At the end of the WW II, and in the late forties, Yugoslavia had quite a number of fighter types in service. One squadron of Spitfires MkVc Trop, and one squadron of Hurricanes were incorporated in the newly created Yugoslav Air Force from the RAF, along with three Spitfires Mk IXc left over by the British.
In late 1944 Soviet Union began training two newly formed units of Yugoslav airmen, one on YAK fighters, the other on Il 2 attack aircraft. The units were operational in the closing stages of WW II, in the spring of 1945.
Yugoslavia had at that time both YAK-1, and YAK-3 although the former was more numerous. YAK 9 was received later, as well.
Spitfires and Yaks were compared in mock dog-fights for example during the Sumadija maneuvers in 1949, immediately after the breaking up of relations with the USSR. An accident also occurred when one of the pilots flew into the ground. The Spitfire and the YAK were especially compared regarding the climb and turn radius, the former preferring to fly maneuvers in the horizontal plane, the latter being lighter exploiting the vertical maneuvers.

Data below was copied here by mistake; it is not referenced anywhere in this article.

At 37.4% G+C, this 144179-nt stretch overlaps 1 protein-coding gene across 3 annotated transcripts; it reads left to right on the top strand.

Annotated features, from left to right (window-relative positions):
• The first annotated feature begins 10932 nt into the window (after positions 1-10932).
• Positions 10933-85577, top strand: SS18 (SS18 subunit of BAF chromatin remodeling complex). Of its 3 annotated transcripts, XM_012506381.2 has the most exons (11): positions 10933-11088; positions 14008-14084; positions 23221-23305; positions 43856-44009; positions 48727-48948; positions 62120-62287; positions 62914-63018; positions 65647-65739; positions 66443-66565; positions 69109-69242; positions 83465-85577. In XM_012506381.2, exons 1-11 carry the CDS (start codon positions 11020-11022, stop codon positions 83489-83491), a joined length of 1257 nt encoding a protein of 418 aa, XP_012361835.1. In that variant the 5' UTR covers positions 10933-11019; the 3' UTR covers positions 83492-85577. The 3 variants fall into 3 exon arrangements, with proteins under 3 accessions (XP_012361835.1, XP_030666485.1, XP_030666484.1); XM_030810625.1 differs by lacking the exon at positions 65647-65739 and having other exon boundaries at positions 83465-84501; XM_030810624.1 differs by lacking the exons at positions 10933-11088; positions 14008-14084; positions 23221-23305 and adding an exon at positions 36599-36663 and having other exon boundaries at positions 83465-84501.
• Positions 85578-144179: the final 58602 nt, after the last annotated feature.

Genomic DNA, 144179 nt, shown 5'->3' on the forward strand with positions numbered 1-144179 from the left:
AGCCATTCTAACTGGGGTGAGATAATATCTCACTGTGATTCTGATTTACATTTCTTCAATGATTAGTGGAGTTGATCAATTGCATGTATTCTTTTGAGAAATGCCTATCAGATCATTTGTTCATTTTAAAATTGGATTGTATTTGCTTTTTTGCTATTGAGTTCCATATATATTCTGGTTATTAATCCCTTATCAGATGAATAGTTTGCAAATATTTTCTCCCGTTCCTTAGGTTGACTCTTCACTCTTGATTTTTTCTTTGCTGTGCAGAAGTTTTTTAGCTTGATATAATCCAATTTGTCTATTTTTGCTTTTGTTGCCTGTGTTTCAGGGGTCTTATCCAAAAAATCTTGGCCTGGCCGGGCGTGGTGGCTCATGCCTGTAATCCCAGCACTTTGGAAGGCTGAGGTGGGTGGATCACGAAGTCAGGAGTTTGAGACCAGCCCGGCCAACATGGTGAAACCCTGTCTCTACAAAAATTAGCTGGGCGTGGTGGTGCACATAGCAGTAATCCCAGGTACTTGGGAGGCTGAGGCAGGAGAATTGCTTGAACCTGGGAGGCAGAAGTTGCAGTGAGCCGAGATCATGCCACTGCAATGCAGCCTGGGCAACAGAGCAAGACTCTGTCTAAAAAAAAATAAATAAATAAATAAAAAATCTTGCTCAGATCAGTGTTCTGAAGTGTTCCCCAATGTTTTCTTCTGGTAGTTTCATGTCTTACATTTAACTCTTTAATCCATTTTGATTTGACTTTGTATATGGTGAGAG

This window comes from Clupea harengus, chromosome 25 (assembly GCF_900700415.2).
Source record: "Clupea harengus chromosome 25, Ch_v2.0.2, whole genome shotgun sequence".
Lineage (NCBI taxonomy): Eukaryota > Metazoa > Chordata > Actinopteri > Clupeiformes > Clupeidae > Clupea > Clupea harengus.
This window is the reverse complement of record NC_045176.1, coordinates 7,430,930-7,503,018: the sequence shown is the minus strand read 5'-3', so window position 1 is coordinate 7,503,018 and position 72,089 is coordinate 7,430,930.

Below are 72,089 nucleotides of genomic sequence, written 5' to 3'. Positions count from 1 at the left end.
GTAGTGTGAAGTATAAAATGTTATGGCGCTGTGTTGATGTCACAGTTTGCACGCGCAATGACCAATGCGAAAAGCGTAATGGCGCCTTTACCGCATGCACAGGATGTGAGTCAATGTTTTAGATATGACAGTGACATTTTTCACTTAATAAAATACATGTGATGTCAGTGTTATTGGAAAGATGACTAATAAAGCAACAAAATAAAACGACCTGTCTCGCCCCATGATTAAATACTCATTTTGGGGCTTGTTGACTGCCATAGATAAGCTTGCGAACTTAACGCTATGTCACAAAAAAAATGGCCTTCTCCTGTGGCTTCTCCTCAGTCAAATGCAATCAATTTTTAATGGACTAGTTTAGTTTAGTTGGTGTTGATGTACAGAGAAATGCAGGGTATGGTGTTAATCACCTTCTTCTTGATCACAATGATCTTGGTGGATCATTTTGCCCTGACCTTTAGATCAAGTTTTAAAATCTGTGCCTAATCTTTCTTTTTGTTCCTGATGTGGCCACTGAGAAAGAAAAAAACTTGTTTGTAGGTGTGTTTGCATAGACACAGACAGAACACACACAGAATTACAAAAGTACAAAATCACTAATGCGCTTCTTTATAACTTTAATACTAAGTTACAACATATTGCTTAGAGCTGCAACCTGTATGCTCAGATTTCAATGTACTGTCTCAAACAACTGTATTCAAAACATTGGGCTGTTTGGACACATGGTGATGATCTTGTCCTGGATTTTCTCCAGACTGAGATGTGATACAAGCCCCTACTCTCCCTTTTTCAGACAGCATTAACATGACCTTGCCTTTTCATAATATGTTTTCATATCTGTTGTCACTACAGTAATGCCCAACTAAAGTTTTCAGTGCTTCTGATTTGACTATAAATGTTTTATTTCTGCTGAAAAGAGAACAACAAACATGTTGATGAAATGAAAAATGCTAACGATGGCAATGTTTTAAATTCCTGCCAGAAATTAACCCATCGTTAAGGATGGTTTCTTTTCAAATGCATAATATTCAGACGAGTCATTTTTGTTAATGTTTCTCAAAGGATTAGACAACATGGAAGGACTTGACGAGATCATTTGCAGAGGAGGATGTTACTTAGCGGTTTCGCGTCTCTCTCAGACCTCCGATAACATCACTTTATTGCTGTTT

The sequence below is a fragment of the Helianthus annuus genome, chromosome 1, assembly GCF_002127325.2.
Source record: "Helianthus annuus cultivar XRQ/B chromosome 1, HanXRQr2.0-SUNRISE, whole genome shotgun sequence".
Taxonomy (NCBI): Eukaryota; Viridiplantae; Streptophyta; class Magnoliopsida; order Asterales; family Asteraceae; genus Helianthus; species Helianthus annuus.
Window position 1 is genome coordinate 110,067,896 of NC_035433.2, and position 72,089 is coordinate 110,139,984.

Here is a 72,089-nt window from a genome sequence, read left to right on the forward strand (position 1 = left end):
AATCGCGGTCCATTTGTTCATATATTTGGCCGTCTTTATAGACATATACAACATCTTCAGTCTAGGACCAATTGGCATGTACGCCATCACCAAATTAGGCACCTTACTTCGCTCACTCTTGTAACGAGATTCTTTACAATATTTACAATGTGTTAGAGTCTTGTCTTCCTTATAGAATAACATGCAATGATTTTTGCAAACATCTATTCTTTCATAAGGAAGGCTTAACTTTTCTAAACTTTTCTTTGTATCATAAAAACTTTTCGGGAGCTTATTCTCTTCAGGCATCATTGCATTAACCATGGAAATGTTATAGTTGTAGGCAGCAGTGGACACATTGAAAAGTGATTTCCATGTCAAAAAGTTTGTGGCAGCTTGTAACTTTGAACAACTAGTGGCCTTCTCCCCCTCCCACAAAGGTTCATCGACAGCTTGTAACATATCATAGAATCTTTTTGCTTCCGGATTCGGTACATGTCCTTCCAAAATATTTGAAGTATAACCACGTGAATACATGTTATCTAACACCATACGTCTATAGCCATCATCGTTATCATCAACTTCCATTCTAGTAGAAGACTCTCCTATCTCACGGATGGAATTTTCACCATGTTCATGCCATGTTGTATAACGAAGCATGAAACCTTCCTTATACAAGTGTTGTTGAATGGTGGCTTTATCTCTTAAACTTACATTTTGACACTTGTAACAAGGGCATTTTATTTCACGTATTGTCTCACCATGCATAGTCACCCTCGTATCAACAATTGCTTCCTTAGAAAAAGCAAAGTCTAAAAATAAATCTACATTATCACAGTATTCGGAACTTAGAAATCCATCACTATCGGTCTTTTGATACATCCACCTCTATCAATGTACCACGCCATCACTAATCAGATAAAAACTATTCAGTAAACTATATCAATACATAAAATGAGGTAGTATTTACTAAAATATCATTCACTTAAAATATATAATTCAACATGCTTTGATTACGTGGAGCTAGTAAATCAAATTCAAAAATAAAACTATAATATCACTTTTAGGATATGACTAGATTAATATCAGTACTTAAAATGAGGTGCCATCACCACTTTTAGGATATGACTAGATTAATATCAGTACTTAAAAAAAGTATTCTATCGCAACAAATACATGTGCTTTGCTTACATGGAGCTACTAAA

Due to the lack of spares which hit the air force in late forties, Spitfires were withdrawn first to recon duties, and later scrapped, while YAKs continued a bit longer, being more numerous.
At that time, which is also interesting, Yugoslavia had in service beside Spitfires, Hurricanes and Yaks, also the Me109G, and the domestic S-49A and S-49C (based on pre war IK-3) were delivered to bridge the gap until the jets came from the West in early fifties. In the early 50's came the P-47D Thunderbolt, too, which was the last propeller driven, single engined single seat fighter to serve in the Air Force, mostly as ground attacker.